Food Insecurity And Homelessness

Many people associate homelessness with hunger. Often, those experiencing homelessness also experience hunger, but the issue also extends beyond the unhoused population: according to Move For Hunger, “more than 42 million Americans are food insecure, meaning they don’t have access to an adequate supply of nutritious, affordable food. To put these numbers into perspective, the National Alliance to End Homelessness estimated that about 580,000 Americans experienced homelessness on a single night in 2020. Food insecurity often precedes homelessness, as individuals are forced to choose between paying for housing or groceries, meaning that millions of Americans may be at risk of becoming homeless. 

Food Deserts

Those who experience food insecurity often live in what is called a ‘food desert.’ According to Medical News Today, “food deserts are areas where people have limited access to a variety of healthful foods. This may be due to having a limited income or living far away from sources of healthful and affordable food.” 

In a study conducted by The United States Department of Agriculture (USDA), it was found that “areas with higher poverty rates are more likely to be a food desert regardless of rural or urban designation.” The study also found that about 23.5 million Americans live in low-income neighborhoods that are more than 1 mile away from a large grocery store or supermarket. Of that population, about 11.5 million have a low income. Between 2000 and 2006, the USDA identified about 6,500 food deserts across the nation. A 2012 USDA report also suggested that low income minority ethnic groups experienced greater food insecurity than their white counterparts. 


In California, nearly 4.5 million individuals are food insecure, and about 130,000 people are experiencing homelessness. This ratio highlights the great number of individuals that are at risk of becoming homelessness. Food is required to live, so if someone is faced with the choice of having to pay for their groceries or rent, food will likely be the priority. A situation like this could easily force someone into homelessness.

Factors Contributing To Food Insecurity 

Poverty is a significant factor that results in food insecurity. While the poverty guideline varies by state, those experiencing poverty typically can afford very little and typically live paycheck-to-paycheck. These individuals are at a high risk of becoming homelessness, as it can be very difficult to pay for necessities like rent, groceries, electricity, water, and clothing.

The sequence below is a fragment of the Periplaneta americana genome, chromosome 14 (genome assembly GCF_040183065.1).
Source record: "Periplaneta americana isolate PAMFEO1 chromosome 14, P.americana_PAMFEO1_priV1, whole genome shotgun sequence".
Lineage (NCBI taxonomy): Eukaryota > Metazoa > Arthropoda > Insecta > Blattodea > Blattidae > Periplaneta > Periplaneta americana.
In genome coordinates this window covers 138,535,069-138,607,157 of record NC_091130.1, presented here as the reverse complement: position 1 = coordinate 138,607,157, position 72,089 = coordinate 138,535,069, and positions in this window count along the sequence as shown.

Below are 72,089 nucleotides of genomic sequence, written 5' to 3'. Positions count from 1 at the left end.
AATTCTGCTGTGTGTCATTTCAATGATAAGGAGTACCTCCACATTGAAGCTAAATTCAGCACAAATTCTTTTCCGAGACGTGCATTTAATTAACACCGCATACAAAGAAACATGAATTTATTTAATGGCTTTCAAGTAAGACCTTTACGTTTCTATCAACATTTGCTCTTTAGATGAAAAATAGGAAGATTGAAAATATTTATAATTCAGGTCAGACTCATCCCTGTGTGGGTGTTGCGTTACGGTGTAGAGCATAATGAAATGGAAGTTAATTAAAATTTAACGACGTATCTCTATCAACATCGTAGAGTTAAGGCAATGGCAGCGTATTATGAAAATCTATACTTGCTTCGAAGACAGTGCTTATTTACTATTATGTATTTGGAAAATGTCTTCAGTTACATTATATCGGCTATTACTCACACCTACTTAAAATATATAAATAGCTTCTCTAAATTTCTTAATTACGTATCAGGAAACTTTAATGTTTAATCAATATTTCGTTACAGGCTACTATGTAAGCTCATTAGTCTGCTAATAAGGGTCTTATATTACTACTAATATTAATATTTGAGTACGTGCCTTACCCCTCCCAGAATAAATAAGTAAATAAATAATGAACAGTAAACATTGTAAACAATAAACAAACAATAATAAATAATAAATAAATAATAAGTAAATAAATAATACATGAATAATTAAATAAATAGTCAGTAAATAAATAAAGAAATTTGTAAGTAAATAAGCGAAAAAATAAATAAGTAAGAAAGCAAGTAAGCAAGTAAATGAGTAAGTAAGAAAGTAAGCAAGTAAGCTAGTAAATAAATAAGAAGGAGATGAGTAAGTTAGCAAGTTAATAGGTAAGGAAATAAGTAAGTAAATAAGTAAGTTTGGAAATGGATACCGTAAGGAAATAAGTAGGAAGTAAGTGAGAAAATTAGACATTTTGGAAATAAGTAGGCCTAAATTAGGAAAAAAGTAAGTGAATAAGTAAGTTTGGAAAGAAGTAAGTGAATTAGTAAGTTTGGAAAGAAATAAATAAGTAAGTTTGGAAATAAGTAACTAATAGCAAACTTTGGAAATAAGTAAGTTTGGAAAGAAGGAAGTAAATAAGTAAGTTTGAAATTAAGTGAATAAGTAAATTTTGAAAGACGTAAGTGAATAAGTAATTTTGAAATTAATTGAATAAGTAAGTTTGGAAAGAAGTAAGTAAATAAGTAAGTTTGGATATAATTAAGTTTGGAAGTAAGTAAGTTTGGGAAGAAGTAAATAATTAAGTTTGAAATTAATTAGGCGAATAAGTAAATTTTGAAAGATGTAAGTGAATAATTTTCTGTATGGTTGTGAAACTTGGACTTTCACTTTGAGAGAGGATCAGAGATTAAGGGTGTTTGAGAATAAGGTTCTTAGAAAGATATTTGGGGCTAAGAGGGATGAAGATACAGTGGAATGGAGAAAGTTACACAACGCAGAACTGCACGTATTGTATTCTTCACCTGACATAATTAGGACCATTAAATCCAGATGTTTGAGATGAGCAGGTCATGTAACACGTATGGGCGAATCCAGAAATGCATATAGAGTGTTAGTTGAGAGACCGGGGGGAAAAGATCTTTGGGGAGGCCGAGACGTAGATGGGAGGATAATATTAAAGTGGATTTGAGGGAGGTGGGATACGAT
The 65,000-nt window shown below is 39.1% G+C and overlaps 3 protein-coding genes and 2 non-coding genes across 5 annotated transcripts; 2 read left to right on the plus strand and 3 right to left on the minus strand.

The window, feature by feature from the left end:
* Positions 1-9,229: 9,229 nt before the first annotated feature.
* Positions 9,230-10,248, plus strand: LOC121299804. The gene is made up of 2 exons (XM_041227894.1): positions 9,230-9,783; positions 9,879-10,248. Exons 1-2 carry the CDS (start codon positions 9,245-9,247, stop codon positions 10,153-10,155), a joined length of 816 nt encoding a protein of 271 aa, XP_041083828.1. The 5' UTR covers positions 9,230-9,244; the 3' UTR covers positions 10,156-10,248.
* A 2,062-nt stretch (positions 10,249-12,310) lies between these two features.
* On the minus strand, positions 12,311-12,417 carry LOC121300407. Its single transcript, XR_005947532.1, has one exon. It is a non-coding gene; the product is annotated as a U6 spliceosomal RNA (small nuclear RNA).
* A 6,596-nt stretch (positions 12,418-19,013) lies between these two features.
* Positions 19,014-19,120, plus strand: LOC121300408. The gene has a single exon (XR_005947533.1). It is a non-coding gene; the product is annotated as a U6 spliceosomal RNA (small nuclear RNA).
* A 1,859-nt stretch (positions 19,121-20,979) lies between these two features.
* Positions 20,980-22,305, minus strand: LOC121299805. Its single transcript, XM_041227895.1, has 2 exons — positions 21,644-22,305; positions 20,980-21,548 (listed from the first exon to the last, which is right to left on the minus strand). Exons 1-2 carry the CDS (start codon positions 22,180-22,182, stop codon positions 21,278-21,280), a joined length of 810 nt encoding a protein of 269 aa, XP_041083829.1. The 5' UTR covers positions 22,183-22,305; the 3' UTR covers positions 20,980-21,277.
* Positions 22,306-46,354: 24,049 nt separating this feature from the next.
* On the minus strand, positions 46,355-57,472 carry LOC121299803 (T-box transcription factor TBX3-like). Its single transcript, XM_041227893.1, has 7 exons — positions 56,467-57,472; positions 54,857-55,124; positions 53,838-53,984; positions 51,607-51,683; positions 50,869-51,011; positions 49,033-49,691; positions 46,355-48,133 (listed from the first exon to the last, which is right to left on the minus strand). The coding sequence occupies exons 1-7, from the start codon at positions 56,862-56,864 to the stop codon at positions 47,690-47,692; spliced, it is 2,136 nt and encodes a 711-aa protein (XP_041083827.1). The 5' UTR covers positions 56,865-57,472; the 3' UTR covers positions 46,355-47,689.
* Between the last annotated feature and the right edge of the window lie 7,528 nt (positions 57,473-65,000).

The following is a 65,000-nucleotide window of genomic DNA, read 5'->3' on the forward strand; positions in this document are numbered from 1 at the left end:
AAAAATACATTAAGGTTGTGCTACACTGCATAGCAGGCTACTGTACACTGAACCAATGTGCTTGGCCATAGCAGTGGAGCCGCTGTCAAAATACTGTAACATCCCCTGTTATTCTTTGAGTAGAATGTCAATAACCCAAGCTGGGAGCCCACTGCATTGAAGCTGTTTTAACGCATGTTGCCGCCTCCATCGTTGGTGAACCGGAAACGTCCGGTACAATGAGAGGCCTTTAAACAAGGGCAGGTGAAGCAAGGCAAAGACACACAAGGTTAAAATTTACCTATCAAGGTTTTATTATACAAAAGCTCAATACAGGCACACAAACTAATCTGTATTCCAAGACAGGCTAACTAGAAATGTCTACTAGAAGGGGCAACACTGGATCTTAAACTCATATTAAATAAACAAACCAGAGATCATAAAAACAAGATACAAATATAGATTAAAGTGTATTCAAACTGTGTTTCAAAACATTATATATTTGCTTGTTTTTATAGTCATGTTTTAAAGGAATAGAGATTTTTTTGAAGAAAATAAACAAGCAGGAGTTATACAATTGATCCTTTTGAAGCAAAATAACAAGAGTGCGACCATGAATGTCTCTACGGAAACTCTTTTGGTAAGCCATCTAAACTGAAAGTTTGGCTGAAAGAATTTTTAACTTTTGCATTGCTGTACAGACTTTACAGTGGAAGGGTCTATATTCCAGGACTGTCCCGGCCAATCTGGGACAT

In recent years, income inequality has also played a major role in food insecurity. Move For Hunger says, “an estimated 40 percent of the total U.S. population (140 million people) are either poor or low-income. By almost any measure, income inequality has increased exponentially over the past 30+ years. Since 1980, most of the growth in wages has been concentrated among top earners, while wages for the average worker have stagnated.” 

A lack of affordable housing has forced many families into food insecurity. As housing prices soar and median household income decreases across the nation, millions of Americans must choose between adequate housing and nutritious food. 

Effects On Those Experiencing Homelessness

Often, those that experience food insecurity also lack access to adequate transportation. Individuals experiencing homelessness may not be able to travel to a grocery store for various reasons: they may not be able to afford a car, gas, public transportation, or a bicycle. Health problems could inhibit someone from carrying groceries or walking to the grocery store. 

Even if an individual experiencing homelessness did have access to an adequate grocery store and transportation, that person simply may not be able to afford nutritious groceries. Additionally, these individuals likely do not have the space to prepare healthy meals.

The lack of nutritious food can lead to health problems. The 2015-2020 Dietary Guidelines For Americans says that a healthy diet should include a variety of fruits and vegetables, whole grains, fat free or low-fat dairy, protein-rich foods, and healthful oils. Maintaining a diet with such variety is difficult for individuals that cannot afford or do not have access to all these foods. For those enduring homelessness, this diet is most likely impossible to keep up with. If an individual does not have access to nutritious food, they are at risk of obesity, diabetes, high blood pressure, cardiovascular disease, and much more. 

Ways to Help

Advocating is a free and easy way that you can help individuals experiencing food insecurity. Raise awareness about the issue, write to your local government, and vote for candidates that will work to solve this issue.

You can also contribute to a local food drive. Food drives provide free or extremely affordable food to those in need of it. If you do not have a local food drive organization, consider starting your own. 

Another way to help is to donate to hunger relief programs. Make sure you thoroughly research your chosen organization before donating to ensure that your money will go directly towards helping food insecurity. 

Experiencing Food Insecurity Or Know Someone Who Is?

Call the Hunger Hotline from the USDA for information on meal sites, food banks and other services near you. Call 1-866-3-HUNGRY (1-866-348-6479) or 1-877-8-HAMBRE (1-877-842-6273) for Spanish. Hours are 7 a.m. to 10 p.m. Eastern Time Monday through Friday.

Hunger hotline text option. Text 97779 with a question that contains a keyword such as “food” or “meals”. The automated response will include resources located near an address and/or zip code. can help you find free food assistance programs for children and families in your area. 


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